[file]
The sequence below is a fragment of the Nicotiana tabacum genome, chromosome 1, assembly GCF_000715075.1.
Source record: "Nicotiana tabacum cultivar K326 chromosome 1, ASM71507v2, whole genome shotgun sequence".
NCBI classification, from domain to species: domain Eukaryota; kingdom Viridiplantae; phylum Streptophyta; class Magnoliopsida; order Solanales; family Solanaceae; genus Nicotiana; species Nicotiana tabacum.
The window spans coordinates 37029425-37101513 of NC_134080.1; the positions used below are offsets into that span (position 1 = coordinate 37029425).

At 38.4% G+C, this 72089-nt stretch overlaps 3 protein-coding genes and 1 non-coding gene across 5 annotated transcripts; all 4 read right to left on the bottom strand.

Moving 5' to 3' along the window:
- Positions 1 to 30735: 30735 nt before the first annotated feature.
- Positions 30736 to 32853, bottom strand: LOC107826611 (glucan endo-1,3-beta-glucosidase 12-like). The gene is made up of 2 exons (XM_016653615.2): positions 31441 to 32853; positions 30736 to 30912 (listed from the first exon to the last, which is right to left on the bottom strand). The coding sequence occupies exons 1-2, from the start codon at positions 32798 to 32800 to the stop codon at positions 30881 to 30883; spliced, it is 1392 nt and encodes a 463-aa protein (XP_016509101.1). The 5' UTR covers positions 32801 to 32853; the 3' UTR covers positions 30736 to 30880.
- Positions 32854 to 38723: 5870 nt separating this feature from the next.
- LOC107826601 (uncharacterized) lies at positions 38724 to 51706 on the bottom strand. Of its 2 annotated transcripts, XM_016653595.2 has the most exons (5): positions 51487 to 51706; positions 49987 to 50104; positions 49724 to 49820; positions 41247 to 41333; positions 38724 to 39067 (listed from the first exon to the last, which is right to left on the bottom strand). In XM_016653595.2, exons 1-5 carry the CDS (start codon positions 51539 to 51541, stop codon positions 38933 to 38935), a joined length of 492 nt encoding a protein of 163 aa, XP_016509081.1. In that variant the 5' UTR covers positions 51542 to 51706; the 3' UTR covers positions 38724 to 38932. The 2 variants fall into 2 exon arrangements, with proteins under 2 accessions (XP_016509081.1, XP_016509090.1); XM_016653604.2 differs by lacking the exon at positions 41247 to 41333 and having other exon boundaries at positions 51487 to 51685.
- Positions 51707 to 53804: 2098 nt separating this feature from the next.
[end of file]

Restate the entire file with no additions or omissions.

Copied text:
The sequence below is a fragment of the Nicotiana tabacum genome, chromosome 1, assembly GCF_000715075.1.
Source record: "Nicotiana tabacum cultivar K326 chromosome 1, ASM71507v2, whole genome shotgun sequence".
NCBI classification, from domain to species: domain Eukaryota; kingdom Viridiplantae; phylum Streptophyta; class Magnoliopsida; order Solanales; family Solanaceae; genus Nicotiana; species Nicotiana tabacum.
The window spans coordinates 37029425-37101513 of NC_134080.1; the positions used below are offsets into that span (position 1 = coordinate 37029425).

At 38.4% G+C, this 72089-nt stretch overlaps 3 protein-coding genes and 1 non-coding gene across 5 annotated transcripts; all 4 read right to left on the bottom strand.

Moving 5' to 3' along the window:
- Positions 1 to 30735: 30735 nt before the first annotated feature.
- Positions 30736 to 32853, bottom strand: LOC107826611 (glucan endo-1,3-beta-glucosidase 12-like). The gene is made up of 2 exons (XM_016653615.2): positions 31441 to 32853; positions 30736 to 30912 (listed from the first exon to the last, which is right to left on the bottom strand). The coding sequence occupies exons 1-2, from the start codon at positions 32798 to 32800 to the stop codon at positions 30881 to 30883; spliced, it is 1392 nt and encodes a 463-aa protein (XP_016509101.1). The 5' UTR covers positions 32801 to 32853; the 3' UTR covers positions 30736 to 30880.
- Positions 32854 to 38723: 5870 nt separating this feature from the next.
- LOC107826601 (uncharacterized) lies at positions 38724 to 51706 on the bottom strand. Of its 2 annotated transcripts, XM_016653595.2 has the most exons (5): positions 51487 to 51706; positions 49987 to 50104; positions 49724 to 49820; positions 41247 to 41333; positions 38724 to 39067 (listed from the first exon to the last, which is right to left on the bottom strand). In XM_016653595.2, exons 1-5 carry the CDS (start codon positions 51539 to 51541, stop codon positions 38933 to 38935), a joined length of 492 nt encoding a protein of 163 aa, XP_016509081.1. In that variant the 5' UTR covers positions 51542 to 51706; the 3' UTR covers positions 38724 to 38932. The 2 variants fall into 2 exon arrangements, with proteins under 2 accessions (XP_016509081.1, XP_016509090.1); XM_016653604.2 differs by lacking the exon at positions 41247 to 41333 and having other exon boundaries at positions 51487 to 51685.
- Positions 51707 to 53804: 2098 nt separating this feature from the next.